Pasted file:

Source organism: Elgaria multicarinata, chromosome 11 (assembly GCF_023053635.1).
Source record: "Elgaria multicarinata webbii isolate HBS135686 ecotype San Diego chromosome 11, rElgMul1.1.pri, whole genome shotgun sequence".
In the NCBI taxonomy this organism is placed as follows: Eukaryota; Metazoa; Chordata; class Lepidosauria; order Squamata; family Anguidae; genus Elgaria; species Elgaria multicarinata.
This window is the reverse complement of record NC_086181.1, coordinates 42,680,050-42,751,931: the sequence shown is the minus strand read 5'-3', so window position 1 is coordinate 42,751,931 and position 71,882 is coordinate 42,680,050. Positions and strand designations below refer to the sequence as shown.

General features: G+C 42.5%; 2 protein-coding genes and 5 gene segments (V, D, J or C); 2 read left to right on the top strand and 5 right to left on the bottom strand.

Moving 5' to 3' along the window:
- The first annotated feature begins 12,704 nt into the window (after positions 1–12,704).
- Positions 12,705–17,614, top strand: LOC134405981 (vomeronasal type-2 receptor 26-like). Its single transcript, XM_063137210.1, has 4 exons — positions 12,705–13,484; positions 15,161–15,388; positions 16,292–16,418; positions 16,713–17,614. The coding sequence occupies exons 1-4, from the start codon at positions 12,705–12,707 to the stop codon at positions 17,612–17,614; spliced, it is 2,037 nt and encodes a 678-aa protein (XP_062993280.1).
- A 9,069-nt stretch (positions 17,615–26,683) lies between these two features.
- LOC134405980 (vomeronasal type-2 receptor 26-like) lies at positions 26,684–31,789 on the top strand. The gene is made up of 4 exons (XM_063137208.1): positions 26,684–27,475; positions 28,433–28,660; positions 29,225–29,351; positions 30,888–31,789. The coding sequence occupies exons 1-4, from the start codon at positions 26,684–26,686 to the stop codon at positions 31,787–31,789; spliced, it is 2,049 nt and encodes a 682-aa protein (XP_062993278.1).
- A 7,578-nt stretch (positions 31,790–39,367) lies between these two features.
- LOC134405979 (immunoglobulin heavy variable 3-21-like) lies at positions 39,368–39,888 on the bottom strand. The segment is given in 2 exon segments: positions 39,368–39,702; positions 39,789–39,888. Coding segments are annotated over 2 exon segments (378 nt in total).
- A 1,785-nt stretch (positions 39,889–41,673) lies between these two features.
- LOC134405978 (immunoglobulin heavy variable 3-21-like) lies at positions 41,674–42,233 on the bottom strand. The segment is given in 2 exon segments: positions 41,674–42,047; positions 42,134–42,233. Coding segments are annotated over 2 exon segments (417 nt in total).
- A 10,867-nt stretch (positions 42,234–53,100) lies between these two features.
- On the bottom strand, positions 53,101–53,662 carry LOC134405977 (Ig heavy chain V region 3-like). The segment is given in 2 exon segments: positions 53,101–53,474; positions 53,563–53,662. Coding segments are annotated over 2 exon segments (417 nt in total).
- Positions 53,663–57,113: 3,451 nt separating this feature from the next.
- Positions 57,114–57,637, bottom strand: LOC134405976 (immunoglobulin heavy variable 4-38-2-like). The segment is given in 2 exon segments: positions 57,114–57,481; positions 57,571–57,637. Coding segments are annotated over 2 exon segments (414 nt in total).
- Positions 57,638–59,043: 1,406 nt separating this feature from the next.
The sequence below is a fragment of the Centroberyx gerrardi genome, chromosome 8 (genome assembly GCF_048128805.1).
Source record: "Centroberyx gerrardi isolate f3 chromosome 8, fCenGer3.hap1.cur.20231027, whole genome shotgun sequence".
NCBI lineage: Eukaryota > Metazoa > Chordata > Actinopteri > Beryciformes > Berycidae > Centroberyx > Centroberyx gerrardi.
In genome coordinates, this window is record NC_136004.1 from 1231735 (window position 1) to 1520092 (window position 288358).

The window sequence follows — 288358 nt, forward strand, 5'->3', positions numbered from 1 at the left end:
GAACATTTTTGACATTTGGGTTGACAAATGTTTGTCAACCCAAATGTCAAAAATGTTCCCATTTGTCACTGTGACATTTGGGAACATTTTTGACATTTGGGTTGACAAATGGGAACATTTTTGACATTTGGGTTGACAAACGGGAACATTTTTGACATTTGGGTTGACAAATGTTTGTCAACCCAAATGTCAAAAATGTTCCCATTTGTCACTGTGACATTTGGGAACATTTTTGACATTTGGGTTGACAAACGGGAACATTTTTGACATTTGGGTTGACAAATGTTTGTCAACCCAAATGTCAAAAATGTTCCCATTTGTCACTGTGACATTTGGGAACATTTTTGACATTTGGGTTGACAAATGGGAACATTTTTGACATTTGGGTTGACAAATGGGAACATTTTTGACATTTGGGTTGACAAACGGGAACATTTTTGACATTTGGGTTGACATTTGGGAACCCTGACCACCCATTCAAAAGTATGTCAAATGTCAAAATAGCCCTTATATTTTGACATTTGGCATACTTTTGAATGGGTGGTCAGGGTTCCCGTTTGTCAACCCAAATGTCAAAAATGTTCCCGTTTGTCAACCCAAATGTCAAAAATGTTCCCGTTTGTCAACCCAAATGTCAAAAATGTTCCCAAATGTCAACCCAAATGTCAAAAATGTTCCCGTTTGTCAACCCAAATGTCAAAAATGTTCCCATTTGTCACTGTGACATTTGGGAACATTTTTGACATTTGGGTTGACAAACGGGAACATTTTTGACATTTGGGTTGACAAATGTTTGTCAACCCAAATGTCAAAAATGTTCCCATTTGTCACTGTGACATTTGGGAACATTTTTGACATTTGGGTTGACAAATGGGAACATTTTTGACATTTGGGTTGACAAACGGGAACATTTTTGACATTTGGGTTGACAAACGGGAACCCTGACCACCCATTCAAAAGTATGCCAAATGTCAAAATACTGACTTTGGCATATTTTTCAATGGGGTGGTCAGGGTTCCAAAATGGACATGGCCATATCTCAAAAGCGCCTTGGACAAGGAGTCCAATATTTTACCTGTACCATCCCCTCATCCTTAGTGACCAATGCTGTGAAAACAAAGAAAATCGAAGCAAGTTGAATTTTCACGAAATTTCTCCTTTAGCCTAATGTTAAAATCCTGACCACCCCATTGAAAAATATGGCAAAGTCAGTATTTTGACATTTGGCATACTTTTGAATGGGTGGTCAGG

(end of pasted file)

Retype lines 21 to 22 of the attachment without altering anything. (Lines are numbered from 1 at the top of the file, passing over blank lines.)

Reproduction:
Source record: "Centroberyx gerrardi isolate f3 chromosome 8, fCenGer3.hap1.cur.20231027, whole genome shotgun sequence".
NCBI lineage: Eukaryota > Metazoa > Chordata > Actinopteri > Beryciformes > Berycidae > Centroberyx > Centroberyx gerrardi.